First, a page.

“In a number of cases, in representing our multinational manufacturers, we are required to keep a certain level of inventory on hand – this is up to even four months inventory at a time. If you want to play in the big leagues there are certain things that come with the territory, and this happens to be one of them,” Boothe explained on the company’s inventory.
During the first quarter ending June 30, MDS’s consolidated revenue grew four per cent to $925.51 million due to stability in supply chains and growth from all three divisions, including the consumer segment. However, the gross profit margin dipped again from 25.71 per cent to 25.36 per cent despite gross profits rising from $229.45 million to $234.67 million. When coupled with a 12 per cent jump in operating expenses to $209.23 million, operating profit decreased 39 per cent to $25.44 million.
However, due to the higher financing costs related to its debt pile, the company swung from a consolidated net profit of $16.54 million to a net loss of $1.50 million. After removing the non-controlling interest it dropped from a net profit of $14.58 million to a $1.41-million net loss. MDS’s tax remission ends on December 24, which will mean being taxed at the 25 per cent rate.
MDS’s total debt stands at $1.22 billion compared to equity of $1.20 billion. It borrowed an additional $258.92 million in the quarter due to the $283.60 million operating cash outflow related largely to payables.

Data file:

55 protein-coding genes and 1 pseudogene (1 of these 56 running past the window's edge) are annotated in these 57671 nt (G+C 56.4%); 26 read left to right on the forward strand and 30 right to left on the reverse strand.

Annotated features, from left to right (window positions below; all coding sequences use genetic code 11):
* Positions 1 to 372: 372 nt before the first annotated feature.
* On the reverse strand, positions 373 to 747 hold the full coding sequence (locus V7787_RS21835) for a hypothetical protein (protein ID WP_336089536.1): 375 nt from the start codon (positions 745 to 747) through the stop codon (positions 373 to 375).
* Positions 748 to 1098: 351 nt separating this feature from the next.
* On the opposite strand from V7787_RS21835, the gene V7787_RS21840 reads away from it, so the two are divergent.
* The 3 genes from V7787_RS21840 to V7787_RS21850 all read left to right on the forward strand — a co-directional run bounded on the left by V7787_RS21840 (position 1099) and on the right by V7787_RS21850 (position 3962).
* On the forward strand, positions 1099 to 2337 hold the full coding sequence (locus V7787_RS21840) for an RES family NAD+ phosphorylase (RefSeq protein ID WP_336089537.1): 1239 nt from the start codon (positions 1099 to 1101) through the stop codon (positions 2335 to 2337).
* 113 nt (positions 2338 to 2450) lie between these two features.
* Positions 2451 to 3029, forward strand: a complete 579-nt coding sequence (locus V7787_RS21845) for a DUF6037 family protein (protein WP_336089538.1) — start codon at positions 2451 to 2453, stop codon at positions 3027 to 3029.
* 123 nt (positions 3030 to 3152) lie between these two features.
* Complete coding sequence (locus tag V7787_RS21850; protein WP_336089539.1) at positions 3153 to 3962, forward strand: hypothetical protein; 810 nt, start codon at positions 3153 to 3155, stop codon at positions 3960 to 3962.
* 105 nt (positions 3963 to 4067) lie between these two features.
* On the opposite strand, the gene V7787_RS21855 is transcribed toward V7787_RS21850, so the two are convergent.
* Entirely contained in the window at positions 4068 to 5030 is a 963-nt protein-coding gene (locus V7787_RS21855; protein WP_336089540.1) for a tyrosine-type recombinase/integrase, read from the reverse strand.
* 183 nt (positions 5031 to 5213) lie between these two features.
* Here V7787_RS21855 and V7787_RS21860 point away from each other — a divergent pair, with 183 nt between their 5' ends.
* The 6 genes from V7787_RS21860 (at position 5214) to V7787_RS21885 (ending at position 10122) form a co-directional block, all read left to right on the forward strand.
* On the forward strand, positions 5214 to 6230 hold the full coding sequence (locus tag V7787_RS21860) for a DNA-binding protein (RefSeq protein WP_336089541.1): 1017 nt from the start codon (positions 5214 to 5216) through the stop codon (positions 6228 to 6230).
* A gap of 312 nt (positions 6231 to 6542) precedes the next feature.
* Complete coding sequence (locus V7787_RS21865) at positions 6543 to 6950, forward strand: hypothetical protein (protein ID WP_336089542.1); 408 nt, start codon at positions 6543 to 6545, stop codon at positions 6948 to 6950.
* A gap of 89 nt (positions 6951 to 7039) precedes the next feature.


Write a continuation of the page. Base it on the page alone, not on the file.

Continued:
“It’s not necessarily the best time for the market at this point but I think we continue to keep our eyes peeled, and strategise accordingly, and looking at what we can possibly do in terms of any type of corporate action – as far as the market is concerned – to address our debt to equity mix at this point in time,” Boothe stated in his presentation to shareholders.
In addition, he explained, “What I can say without reservation is that we absolutely have that under our microscope of analysis to go back to market – but that remains an in-house strategic decision. Going to market is something that has to be properly timed, and the whole market right about now is depressed. We would rather have a particularly slated opportunity or a better-timed approach right about now.”
Despite these hurdles, Boothe is focused on building out Cornwall Enterprises further, with November 30 set as the date to complete the centralisation of the information technology systems. Once certain changes are complete, Cornwall might be prepared for expansion again following the $20.16 million in net profit earned in 2023.
It is also building more distribution partnerships in its consumer division, with the Scotch Boyz product being the latest addition.
“In moving into our consumer division, we had an opportunity to build strategically as we wanted to expand as a distribution company and not being limited or capped as just a health-care distributor. The strategic move into fast-moving consumer goods opens us up widely to distribute just almost anything. There are one or two items that we’re looking at that we have in the works that we’ve never distributed before – that is in itself an opportunity,” the CEO discussed.
MDS’s stock price is down 20 per cent year to date at $3.80, which leaves it with a market capitalisation of $1 billion, just slightly below equity attributable to shareholders of $1.06 billion. Total assets and liabilities were $2.91 billion and $1.71 billion, respectively.
“Regardless of all those challenges that we face, our mounting costs of battling, and the issues that I’ve highlighted, one particular item of note is that we continue to grow our sales. We have to look at ways and possibilities of pivoting, continuing to innovate, and exploring new areas of product offerings. We have looked at more technical areas of health care – typically because the more technical you get, the more barriers to entry, and not necessarily someone with a suitcase can come in and compete against you,” Boothe closed as he spoke to new opportunities ahead.